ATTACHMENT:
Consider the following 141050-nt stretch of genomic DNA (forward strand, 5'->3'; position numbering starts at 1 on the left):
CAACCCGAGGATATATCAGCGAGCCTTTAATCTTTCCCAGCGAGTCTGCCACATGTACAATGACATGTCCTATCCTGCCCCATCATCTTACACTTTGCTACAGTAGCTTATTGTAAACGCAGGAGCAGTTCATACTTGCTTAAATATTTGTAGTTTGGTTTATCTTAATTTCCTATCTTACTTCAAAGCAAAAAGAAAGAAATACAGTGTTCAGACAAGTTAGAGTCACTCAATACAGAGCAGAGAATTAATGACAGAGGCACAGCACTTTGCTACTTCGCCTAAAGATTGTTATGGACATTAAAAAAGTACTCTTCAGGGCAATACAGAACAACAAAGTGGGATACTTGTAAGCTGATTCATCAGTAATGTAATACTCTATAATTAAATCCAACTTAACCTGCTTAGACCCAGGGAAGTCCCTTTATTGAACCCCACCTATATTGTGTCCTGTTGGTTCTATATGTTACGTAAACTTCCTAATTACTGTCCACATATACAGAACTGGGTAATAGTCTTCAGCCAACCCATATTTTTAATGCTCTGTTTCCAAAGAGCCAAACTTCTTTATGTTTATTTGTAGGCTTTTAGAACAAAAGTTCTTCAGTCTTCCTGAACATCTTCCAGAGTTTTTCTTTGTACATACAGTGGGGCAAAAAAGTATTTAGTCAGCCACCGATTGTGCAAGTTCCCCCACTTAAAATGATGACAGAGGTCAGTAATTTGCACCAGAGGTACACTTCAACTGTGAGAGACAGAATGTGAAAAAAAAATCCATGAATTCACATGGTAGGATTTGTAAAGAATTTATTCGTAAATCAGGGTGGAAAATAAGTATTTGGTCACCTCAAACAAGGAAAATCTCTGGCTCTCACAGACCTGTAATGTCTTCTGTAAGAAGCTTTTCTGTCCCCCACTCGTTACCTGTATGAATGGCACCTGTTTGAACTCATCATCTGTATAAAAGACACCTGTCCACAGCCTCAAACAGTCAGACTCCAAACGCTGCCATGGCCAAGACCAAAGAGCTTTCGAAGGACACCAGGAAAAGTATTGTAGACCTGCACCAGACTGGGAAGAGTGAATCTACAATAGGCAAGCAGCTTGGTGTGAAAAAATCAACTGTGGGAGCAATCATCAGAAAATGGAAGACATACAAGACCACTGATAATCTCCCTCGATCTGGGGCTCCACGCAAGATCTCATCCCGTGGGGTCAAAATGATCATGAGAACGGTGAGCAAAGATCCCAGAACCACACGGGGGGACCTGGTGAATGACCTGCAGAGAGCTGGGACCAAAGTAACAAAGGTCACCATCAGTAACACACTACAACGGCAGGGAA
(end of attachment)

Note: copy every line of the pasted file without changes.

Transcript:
Consider the following 141050-nt stretch of genomic DNA (forward strand, 5'->3'; position numbering starts at 1 on the left):
CAACCCGAGGATATATCAGCGAGCCTTTAATCTTTCCCAGCGAGTCTGCCACATGTACAATGACATGTCCTATCCTGCCCCATCATCTTACACTTTGCTACAGTAGCTTATTGTAAACGCAGGAGCAGTTCATACTTGCTTAAATATTTGTAGTTTGGTTTATCTTAATTTCCTATCTTACTTCAAAGCAAAAAGAAAGAAATACAGTGTTCAGACAAGTTAGAGTCACTCAATACAGAGCAGAGAATTAATGACAGAGGCACAGCACTTTGCTACTTCGCCTAAAGATTGTTATGGACATTAAAAAAGTACTCTTCAGGGCAATACAGAACAACAAAGTGGGATACTTGTAAGCTGATTCATCAGTAATGTAATACTCTATAATTAAATCCAACTTAACCTGCTTAGACCCAGGGAAGTCCCTTTATTGAACCCCACCTATATTGTGTCCTGTTGGTTCTATATGTTACGTAAACTTCCTAATTACTGTCCACATATACAGAACTGGGTAATAGTCTTCAGCCAACCCATATTTTTAATGCTCTGTTTCCAAAGAGCCAAACTTCTTTATGTTTATTTGTAGGCTTTTAGAACAAAAGTTCTTCAGTCTTCCTGAACATCTTCCAGAGTTTTTCTTTGTACATACAGTGGGGCAAAAAAGTATTTAGTCAGCCACCGATTGTGCAAGTTCCCCCACTTAAAATGATGACAGAGGTCAGTAATTTGCACCAGAGGTACACTTCAACTGTGAGAGACAGAATGTGAAAAAAAAATCCATGAATTCACATGGTAGGATTTGTAAAGAATTTATTCGTAAATCAGGGTGGAAAATAAGTATTTGGTCACCTCAAACAAGGAAAATCTCTGGCTCTCACAGACCTGTAATGTCTTCTGTAAGAAGCTTTTCTGTCCCCCACTCGTTACCTGTATGAATGGCACCTGTTTGAACTCATCATCTGTATAAAAGACACCTGTCCACAGCCTCAAACAGTCAGACTCCAAACGCTGCCATGGCCAAGACCAAAGAGCTTTCGAAGGACACCAGGAAAAGTATTGTAGACCTGCACCAGACTGGGAAGAGTGAATCTACAATAGGCAAGCAGCTTGGTGTGAAAAAATCAACTGTGGGAGCAATCATCAGAAAATGGAAGACATACAAGACCACTGATAATCTCCCTCGATCTGGGGCTCCACGCAAGATCTCATCCCGTGGGGTCAAAATGATCATGAGAACGGTGAGCAAAGATCCCAGAACCACACGGGGGGACCTGGTGAATGACCTGCAGAGAGCTGGGACCAAAGTAACAAAGGTCACCATCAGTAACACACTACAACGGCAGGGAA